Iraqi priest: “We must even forgive those who guided ISIS to our homes”

“It has made us happy to have been able to keep our faith,” he explains.

This is the moment when a huge cross rises near Teleskuf, one of the Nineveh plain’s villages that has been invaded by ISIS jihadists for years.

Father Karam, who now studies in Italy with a scholarship, comes from this town. In fact, he was about to travel to Europe when ISIS arrived at the doors of his house.

“I presided at my last mass in my town to bid farewell to my parishioners. It was Sunday. Within a few hours, we knew they were very close to us and that we had to leave.”

All of his people were able to flee before the Jihadists arrived. Although they had to leave everything behind, there is something that they never lost along the way, which has nourished their hope while they have been separated from their homes.

“When I see my parishioners I see they are not so sad. They feel the pain of having lost everything, but they have saved their faith, which has given them happiness, hope, and trust in God, whose hands we have always felt.”

Father Karam says that the arrival of ISIS is only the latest episode amongst a long series of violent outbreaks against Christians. He himself was able to verify the amount of destruction caused by the terrorists in his hometown.

Life has since returned here, thanks to the 250 families who have gone back to their town after the liberation. With them, also returned the Christian ceremonies that are celebrated in the same language Jesus spoke.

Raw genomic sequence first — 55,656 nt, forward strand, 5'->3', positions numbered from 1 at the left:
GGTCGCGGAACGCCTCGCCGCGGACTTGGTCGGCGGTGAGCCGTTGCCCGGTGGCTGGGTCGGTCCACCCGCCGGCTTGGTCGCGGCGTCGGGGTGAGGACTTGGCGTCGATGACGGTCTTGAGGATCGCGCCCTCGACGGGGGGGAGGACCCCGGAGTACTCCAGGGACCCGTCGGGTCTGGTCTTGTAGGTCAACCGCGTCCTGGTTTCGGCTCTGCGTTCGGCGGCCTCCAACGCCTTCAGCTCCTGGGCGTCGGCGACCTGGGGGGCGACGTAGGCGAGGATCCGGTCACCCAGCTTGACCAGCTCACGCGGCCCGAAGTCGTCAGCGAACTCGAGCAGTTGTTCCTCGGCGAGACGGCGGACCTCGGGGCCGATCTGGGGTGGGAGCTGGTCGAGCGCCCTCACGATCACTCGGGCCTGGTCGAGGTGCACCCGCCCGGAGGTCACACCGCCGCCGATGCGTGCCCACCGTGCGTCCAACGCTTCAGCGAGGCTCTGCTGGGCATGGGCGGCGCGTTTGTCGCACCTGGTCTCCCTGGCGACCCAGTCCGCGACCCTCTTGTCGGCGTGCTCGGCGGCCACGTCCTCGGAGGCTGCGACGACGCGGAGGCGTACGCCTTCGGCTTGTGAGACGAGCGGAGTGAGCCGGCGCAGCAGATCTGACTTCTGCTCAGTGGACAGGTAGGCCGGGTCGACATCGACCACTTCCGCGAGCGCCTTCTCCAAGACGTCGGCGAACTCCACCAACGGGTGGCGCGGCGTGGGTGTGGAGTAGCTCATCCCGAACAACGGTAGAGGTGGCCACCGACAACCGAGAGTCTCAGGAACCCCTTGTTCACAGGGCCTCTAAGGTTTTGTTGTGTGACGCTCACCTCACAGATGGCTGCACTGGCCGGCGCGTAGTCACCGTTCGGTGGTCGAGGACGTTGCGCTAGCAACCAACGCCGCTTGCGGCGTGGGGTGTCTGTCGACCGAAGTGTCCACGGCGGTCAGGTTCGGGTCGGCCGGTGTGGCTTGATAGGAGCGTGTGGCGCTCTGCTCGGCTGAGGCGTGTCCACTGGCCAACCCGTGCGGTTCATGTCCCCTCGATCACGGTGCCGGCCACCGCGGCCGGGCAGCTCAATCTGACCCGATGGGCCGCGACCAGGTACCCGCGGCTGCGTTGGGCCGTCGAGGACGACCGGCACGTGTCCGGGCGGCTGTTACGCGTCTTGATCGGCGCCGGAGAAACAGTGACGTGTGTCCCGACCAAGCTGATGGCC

“The extremists came to erase us from our land, to eliminate our existence. But we give thanks to God, because we have been able to escape alive, to flee, by keeping our faith.”

Little by little, the Nineveh Plain is being liberated by Iraqi and Kurdish forces. However, the great question for Christians is not just whether they will be able to return to their homes, but also how life will be with their Muslim neighbors.

“We have to forgive them, but we cannot forget that they, too, must take a step forward.” “We consider that they have destroyed our confidence, because it was our neighbors who were the first to betray us. They came to steal our houses, and were the ones that guided ISIS to us. It is difficult for us to live again as we used to, but we have to work to get it because we are Christians. We have to rebuild this trust even though it is very, very difficult.”

That will be one of the main challenges of post-ISIS Iraq. Another will be to protect religious minorities, so that they may never again be victims of a genocide like this.